Reviewed by: pandemonium_213 ✧ Score: 10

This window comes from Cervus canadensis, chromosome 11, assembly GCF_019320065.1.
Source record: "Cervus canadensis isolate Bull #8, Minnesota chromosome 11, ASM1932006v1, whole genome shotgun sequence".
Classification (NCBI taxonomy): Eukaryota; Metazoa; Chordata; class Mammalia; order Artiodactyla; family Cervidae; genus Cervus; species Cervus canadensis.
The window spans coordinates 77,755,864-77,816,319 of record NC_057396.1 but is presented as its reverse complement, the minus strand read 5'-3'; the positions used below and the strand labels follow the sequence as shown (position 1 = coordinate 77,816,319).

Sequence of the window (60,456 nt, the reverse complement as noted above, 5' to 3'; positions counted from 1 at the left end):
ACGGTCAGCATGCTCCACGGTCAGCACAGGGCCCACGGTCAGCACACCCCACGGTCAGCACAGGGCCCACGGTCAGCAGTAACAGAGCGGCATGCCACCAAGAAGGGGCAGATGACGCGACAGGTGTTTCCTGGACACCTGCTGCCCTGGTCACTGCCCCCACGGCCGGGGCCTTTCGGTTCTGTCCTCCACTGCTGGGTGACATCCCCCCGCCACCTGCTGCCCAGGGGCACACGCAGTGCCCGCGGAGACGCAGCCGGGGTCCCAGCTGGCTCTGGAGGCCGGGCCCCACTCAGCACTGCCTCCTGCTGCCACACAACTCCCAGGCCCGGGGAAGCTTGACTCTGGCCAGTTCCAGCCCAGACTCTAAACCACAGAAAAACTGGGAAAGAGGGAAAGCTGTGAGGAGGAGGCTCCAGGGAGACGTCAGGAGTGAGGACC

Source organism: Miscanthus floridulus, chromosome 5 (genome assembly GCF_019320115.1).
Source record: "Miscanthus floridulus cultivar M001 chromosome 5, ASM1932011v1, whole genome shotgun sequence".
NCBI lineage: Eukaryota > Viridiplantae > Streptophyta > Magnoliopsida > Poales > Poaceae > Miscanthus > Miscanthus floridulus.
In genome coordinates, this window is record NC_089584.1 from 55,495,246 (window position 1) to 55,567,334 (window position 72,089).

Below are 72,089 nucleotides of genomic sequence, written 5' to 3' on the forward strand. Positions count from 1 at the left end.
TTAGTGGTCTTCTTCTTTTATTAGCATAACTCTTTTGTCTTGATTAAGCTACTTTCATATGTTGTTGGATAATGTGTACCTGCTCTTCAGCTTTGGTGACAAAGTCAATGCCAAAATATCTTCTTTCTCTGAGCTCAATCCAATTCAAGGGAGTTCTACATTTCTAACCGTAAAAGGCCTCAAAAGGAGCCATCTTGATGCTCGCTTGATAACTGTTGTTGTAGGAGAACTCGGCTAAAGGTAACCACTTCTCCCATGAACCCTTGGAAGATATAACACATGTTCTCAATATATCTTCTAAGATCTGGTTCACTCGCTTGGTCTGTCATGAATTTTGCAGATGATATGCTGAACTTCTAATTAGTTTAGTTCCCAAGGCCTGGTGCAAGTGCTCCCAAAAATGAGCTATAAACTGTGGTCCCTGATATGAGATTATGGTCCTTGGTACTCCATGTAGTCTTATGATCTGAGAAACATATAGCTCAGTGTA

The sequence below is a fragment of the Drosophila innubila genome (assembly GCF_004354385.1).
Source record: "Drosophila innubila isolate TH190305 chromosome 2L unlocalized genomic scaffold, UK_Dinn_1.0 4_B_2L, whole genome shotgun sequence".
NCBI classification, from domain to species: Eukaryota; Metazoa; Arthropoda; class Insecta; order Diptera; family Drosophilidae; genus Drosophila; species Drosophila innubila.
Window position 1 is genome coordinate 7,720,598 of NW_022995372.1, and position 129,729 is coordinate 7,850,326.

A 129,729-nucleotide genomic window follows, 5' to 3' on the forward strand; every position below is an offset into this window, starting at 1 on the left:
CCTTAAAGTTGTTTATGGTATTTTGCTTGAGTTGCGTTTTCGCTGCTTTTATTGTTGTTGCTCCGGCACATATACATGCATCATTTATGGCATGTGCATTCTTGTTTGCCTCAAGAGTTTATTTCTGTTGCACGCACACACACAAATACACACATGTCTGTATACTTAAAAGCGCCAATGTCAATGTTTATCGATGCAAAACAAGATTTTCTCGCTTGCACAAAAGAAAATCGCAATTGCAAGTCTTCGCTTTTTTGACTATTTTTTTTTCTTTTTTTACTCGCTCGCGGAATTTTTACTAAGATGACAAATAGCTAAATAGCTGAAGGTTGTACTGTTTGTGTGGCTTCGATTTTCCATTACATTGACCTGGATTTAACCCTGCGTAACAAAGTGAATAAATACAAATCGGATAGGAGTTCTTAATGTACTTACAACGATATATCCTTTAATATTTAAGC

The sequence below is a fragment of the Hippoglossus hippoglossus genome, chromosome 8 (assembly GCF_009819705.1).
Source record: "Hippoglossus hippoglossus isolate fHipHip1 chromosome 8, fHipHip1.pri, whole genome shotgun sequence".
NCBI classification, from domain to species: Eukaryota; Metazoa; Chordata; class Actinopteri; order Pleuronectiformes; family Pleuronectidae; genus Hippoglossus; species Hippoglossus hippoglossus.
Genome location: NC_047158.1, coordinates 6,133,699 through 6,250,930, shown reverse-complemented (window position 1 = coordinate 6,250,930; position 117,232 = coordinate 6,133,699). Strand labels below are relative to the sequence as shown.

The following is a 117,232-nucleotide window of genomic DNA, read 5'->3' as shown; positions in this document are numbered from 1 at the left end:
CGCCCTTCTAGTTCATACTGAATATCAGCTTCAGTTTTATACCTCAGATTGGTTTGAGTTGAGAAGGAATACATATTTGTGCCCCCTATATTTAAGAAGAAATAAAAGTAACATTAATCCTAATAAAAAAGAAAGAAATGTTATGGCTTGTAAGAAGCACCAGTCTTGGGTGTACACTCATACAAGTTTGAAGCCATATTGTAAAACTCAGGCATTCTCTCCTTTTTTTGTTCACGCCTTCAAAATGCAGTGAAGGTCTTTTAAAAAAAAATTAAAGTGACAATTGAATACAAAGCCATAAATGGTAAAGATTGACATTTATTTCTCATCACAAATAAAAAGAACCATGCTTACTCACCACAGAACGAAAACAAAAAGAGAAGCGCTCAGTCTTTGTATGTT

Among the great draws as a fan fiction writer in Tolkien's mythopoiea are the many things left unsaid, the sub-text beneath the lines which allow deep exploration. These delvings sometimes unearth uncomfortable questions about the dark underbelly of JRRT's created world, and that darkness is not necessarily in Mordor. In [Children of Lindórinand], Darth addresses this in a poignant and heart-wrenching story from the perspective of indigenous people -- the Silvan Elves -- whose youth are conscripted to strengthen the growing realm of nearby Lindórinand. Darth creates a society which is being absorbed by an "advanced" culture led by Sindarin immigrants and one particularly well know Noldorin icon (OK, for the pedantic, Galadriel has Telerin heritage, too), an outcome all too familiar in our primary world. The richly drawn characters are characteristic of Darth's compendium of work, and are created with clean precise prose. The details he imparts -- almost as if the reader is an anthropologist looking in on the scenes -- provide a fascinating glimpse at the stark cultural distinctions between the Silvans and the "greys." The voice of Targol (the narrator) is compelling -- very real -- and pulls the reader right into what he experiences when reunited with the son who was taken away, and the painful chasm that now exists between them. Darth has written this in first person present tense, a style of fiction unfortunately eschewed by some, and demonstrates that in the hands of an impeccable writer like Darth (he's one of those writers whom I wish I could emulate), this style can be extremely effective and easy to read. From my standpoint, the premise of the story is a logical extrapolation from so-called canon. An examination of languages (for example see Angelica's essay [Name Calling: Group Identity and the Other among First Age Elves] on the Silmarillion Writers' Guild) among other writings (cf. [The Silmarillion]) illuminates that uneasy divisions existed among the tribes of elves. If we buy into Tolkien's conceit that his legendarium is written by various historians of Middle-earth, then what we see in canon is the conquerer or victor's perspective. Therefore, Galadriel et al. may very well feel justified and even righteous for what they do in Darth's story. They do not have bad intentions. But here we have the perspective of the "lesser" elves, and Darth pulls this off in a powerful manner that sticks with the reader, resonating with cultural absorption all too familiar in our primary world.